From: Boris Motik <boris.motik@comlab.ox.ac.uk>

Date: Tue, 8 Jul 2008 17:16:10 +0100

To: "'OWL Working Group WG'" <public-owl-wg@w3.org>

Message-ID: <002501c8e115$ef500220$7212a8c0@wolf>

Date: Tue, 8 Jul 2008 17:16:10 +0100

To: "'OWL Working Group WG'" <public-owl-wg@w3.org>

Message-ID: <002501c8e115$ef500220$7212a8c0@wolf>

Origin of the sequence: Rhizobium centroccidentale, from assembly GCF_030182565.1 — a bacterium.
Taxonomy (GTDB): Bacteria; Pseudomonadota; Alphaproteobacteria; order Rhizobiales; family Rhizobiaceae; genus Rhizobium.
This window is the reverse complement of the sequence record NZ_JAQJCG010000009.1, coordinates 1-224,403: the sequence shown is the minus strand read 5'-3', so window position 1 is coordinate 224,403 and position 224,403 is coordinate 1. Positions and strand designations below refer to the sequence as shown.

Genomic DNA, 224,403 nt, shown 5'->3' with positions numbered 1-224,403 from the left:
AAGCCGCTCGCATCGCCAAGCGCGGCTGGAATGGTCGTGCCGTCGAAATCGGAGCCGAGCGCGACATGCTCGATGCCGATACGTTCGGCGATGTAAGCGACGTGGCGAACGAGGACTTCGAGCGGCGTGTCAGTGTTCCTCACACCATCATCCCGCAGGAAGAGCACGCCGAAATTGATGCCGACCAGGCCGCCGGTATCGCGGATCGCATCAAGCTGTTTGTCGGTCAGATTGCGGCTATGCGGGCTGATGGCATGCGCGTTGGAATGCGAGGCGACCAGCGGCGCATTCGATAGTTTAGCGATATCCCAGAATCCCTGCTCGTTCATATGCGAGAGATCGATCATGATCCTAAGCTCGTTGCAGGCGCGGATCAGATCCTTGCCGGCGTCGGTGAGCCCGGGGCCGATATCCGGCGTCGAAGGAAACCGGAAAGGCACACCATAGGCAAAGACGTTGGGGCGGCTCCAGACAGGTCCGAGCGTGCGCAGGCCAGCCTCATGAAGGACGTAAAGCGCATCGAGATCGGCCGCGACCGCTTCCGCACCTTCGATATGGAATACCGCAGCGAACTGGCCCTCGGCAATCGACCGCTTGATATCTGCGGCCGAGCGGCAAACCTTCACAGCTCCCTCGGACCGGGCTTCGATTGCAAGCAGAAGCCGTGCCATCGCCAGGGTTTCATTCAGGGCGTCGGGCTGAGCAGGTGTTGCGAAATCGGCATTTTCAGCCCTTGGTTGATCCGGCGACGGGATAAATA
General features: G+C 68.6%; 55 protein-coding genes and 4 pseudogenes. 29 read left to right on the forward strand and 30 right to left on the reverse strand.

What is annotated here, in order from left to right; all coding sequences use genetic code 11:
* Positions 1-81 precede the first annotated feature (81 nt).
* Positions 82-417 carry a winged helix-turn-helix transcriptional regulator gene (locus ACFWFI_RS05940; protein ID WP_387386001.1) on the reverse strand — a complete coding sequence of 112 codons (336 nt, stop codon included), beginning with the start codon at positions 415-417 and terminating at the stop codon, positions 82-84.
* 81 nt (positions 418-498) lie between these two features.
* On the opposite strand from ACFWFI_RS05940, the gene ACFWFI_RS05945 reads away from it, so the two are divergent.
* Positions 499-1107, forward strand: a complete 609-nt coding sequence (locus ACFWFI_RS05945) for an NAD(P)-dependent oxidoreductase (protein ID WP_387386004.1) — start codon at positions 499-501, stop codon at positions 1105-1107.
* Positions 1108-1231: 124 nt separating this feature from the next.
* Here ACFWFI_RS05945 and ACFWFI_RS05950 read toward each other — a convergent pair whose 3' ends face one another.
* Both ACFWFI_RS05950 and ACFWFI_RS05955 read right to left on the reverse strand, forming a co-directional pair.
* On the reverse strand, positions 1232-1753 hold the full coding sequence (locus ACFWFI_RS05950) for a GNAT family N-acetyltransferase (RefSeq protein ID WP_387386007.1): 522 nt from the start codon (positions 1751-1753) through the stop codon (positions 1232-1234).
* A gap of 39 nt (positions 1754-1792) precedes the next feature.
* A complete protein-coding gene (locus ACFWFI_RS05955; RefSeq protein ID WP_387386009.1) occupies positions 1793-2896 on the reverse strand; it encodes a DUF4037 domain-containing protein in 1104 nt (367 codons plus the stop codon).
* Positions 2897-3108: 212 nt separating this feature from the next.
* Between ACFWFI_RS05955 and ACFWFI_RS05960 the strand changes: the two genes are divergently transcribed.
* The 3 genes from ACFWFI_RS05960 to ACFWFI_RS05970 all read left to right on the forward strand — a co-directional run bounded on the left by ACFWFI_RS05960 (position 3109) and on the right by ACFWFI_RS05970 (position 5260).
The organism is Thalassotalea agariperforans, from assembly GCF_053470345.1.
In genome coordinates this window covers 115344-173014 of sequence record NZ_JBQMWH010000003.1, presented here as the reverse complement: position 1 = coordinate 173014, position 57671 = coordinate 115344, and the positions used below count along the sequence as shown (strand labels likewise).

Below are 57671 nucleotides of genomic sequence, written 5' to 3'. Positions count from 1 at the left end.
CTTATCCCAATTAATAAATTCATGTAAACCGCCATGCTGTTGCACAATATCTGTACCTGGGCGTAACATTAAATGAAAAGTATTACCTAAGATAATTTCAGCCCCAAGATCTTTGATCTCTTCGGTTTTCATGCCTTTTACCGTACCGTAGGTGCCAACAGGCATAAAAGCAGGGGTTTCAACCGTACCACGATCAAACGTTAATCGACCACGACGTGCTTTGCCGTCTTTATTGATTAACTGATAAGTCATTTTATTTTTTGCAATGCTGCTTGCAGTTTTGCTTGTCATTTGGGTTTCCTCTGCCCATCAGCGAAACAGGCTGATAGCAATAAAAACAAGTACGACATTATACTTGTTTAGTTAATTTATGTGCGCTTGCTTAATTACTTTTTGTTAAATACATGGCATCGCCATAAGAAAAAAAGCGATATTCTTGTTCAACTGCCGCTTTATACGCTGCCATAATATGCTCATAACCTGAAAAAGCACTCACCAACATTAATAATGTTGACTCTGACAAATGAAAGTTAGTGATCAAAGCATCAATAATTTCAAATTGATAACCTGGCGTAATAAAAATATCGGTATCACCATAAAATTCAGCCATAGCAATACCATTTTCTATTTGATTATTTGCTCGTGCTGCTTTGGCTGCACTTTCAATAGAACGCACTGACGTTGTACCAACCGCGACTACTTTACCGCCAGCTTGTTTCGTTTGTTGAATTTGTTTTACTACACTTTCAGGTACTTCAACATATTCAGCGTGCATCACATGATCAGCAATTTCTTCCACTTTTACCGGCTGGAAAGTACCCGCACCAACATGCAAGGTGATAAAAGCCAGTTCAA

Hello, After a very in-depth discussion about the issues related to datatypes (thanks everyone involved!), I thought it would be good to summarize some of the outcomes of a discussion and to outline a possible structure of the datatype system. Thus, in this e-mail, I'll try to (semi-)formally define a datatype map -- the "thing" that defines how datatypes would work in OWL 2. 1. Datatype Map ---------------- A datatype map consists of the following things: - a set of datatypes - each datatype provides a set of allowed facets - a possibly infinite set of constants (likely to be renamed to literals, but I'll stick to "constant" for the moment) - each constant consists of a lexicalValue and a typeURI - it is written as "lexicalValue"^^typeURI Each datatype DT is assigned a value space DT^D, which is just a nonempty set. Each constant c is assigned a value c^D, which is just an object from the union of the value spaces of all datatypes. Thus, a datatype can be thought as a class with a predefined extension. Note that this definition does not assume any relationship between the set of supported typeURIs (which determine the allowed constants) and the set of datatypes (which determine the allowed sets of values). 2. Allowed datatypes --------------------- Comformant OWL 2 implementations would be required to support the following base datatypes, each of whose value spaces would be disjoint: - owl:number - the value space is the set of all real numbers - xsd:string - the value space is the set of all Unicode strings in normal form C - owl:internationalizedString - the value space set is the set of pairs of the form (string,langTag) - xsd:hexBinary - the value space is the set of all finite sequences of octets The following datatype would also be supported in OWL 2: - xsd:integer - the value space is the subset of the value space of owl:number containing all integers Finally, we might support the following "shortcut" datatypes, whose value spaces can be defined from the value spaces of the above mentioned datatypes using facets - various xsd:integer derivatives, such as xsd:int and xsd:long - various xsd:string derivatives, such as xsd:Name 3. Allowed constants --------------------- Conformant OWL 2 implementations are required to support the following constant types: - "nnn"^^xsd:int and all derivatives that fall within xsd:int - all such constants are to be interpreted as elements of owl:number - "aaEbb"^^xsd:float - all such constants save for NaN and +-inf are to be interpreted as elements of owl:number - "abc"^^xsd:string - interpreted as "abc" - "abc"@langTag - interpreted as a pair ("abc",langTag) 4. Discussion -------------- The set of constants is chosen such that implementations don't need to support numbers with arbitrary precision, which might be quite cumbersome. In fact, implementations are only required to support 32 bit integers and single precision floating point numbers. There are efficient ways to represent these on virtually all systems. The set of datatypes, however, allows one to refer to the sets of all integers and real numbers. This allows one to specify the ontology in a way that makes reasoning easy. Implementations are free to support other constants as well. Note that these extensions do not necessarily mean that we need new datatypes (i.e., new value spaces). For example, an implementation might choose to support arbitrary precision numbers via constants of the form "123.03"^^xsd:decimal. Note that the proposed list of datatypes already contains the appropriate value space for such constants (i.e., owl:number). The open issues are what to do with NaN and +-inf and with date-time datatypes. Regards, BorisReceived on Tuesday, 8 July 2008 16:18:40 UTC

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